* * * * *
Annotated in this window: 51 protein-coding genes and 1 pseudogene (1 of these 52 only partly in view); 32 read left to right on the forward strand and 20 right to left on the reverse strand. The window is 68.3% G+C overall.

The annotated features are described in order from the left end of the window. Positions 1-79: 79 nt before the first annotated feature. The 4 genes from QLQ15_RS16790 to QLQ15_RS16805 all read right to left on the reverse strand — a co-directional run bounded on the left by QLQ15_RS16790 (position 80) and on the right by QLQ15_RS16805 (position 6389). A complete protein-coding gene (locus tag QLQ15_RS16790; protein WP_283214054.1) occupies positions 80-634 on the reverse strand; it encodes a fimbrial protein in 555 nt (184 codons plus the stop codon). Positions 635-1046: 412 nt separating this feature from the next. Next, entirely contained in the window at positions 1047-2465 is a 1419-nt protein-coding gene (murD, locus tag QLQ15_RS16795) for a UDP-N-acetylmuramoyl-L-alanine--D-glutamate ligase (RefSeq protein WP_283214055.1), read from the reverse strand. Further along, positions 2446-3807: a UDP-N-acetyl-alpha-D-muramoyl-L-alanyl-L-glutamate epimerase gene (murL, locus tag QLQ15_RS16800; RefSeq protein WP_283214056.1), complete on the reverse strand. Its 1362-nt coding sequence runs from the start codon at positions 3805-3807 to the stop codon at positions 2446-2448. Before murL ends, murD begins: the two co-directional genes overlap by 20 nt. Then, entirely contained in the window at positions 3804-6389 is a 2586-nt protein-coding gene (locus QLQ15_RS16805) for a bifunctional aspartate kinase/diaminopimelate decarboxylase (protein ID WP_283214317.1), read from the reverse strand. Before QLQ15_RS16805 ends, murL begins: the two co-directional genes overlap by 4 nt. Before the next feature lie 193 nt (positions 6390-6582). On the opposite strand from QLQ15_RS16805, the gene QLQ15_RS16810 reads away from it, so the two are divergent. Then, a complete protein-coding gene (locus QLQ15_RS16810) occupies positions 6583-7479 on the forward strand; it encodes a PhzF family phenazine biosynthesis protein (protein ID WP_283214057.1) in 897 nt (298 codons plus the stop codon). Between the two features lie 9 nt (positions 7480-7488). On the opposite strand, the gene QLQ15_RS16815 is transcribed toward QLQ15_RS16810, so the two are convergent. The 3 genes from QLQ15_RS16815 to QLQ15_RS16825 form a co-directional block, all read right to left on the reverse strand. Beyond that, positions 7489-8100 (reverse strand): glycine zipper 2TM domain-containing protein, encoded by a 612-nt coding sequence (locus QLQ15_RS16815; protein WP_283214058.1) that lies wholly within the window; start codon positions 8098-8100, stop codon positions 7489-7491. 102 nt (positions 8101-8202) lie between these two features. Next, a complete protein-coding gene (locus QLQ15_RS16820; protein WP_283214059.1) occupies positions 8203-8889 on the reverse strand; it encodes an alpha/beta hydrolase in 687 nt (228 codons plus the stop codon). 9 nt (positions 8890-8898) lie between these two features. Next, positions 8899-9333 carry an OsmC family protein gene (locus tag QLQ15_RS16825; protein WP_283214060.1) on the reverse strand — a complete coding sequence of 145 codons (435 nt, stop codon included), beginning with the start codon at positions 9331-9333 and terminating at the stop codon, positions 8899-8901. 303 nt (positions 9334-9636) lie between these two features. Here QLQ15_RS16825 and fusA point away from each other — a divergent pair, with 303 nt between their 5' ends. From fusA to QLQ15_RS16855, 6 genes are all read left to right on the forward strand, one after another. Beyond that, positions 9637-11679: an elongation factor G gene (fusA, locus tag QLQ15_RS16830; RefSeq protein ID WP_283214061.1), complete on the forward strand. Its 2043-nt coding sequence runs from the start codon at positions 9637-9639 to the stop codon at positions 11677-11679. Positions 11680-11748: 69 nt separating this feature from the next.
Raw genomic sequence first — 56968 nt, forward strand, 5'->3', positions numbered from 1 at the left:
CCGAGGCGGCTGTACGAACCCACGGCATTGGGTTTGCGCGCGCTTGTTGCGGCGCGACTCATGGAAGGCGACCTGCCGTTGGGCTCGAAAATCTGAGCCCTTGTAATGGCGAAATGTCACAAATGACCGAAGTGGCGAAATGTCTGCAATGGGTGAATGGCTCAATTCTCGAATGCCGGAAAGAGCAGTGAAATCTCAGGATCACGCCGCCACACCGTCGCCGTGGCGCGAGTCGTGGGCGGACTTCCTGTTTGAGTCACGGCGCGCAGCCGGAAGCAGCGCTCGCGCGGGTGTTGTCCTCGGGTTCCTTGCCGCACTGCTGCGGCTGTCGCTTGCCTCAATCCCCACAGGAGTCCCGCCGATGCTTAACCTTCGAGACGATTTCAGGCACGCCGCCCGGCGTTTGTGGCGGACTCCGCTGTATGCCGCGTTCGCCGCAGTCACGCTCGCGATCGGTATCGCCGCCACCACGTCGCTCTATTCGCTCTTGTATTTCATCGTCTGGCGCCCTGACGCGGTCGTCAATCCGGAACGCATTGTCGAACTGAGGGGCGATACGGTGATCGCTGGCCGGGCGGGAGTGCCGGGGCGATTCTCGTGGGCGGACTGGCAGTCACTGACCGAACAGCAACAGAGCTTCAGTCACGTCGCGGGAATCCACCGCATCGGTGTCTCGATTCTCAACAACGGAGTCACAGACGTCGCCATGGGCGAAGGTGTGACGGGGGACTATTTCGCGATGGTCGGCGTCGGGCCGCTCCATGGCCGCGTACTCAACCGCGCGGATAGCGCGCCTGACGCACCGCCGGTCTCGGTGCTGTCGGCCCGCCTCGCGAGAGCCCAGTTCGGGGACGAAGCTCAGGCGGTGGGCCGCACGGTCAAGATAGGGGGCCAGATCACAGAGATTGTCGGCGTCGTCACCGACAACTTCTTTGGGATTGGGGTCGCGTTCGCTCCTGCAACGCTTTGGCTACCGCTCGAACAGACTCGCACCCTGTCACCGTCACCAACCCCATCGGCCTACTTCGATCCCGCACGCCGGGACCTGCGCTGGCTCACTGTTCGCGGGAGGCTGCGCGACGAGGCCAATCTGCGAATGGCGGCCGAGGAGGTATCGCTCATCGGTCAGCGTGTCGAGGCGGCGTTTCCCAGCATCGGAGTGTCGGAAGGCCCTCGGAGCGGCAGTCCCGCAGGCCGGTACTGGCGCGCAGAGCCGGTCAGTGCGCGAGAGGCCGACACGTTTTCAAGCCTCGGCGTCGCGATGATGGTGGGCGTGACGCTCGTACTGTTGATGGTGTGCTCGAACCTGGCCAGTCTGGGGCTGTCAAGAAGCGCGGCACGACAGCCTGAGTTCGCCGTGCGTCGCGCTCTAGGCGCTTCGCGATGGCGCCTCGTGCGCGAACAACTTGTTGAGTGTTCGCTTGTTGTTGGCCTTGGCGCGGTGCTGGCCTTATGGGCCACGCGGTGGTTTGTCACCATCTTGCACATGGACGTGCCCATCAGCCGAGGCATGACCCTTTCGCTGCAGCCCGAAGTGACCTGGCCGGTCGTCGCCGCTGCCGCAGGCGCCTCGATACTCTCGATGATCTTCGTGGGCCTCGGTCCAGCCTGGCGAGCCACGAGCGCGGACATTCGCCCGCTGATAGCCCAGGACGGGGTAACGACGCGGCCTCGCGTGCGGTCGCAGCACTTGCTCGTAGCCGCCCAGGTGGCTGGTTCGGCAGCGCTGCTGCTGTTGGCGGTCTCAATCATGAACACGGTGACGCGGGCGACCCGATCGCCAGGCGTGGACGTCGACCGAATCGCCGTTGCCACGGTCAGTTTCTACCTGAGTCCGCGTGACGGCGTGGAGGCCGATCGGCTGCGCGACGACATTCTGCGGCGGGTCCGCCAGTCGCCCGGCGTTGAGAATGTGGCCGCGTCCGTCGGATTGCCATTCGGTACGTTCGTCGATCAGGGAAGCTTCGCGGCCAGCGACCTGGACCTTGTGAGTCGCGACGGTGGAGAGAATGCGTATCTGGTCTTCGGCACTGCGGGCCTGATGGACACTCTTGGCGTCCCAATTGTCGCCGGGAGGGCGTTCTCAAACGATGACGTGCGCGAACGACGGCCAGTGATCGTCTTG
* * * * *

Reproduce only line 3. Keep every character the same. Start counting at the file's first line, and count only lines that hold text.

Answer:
Raw genomic sequence first — 56968 nt, forward strand, 5'->3', positions numbered from 1 at the left: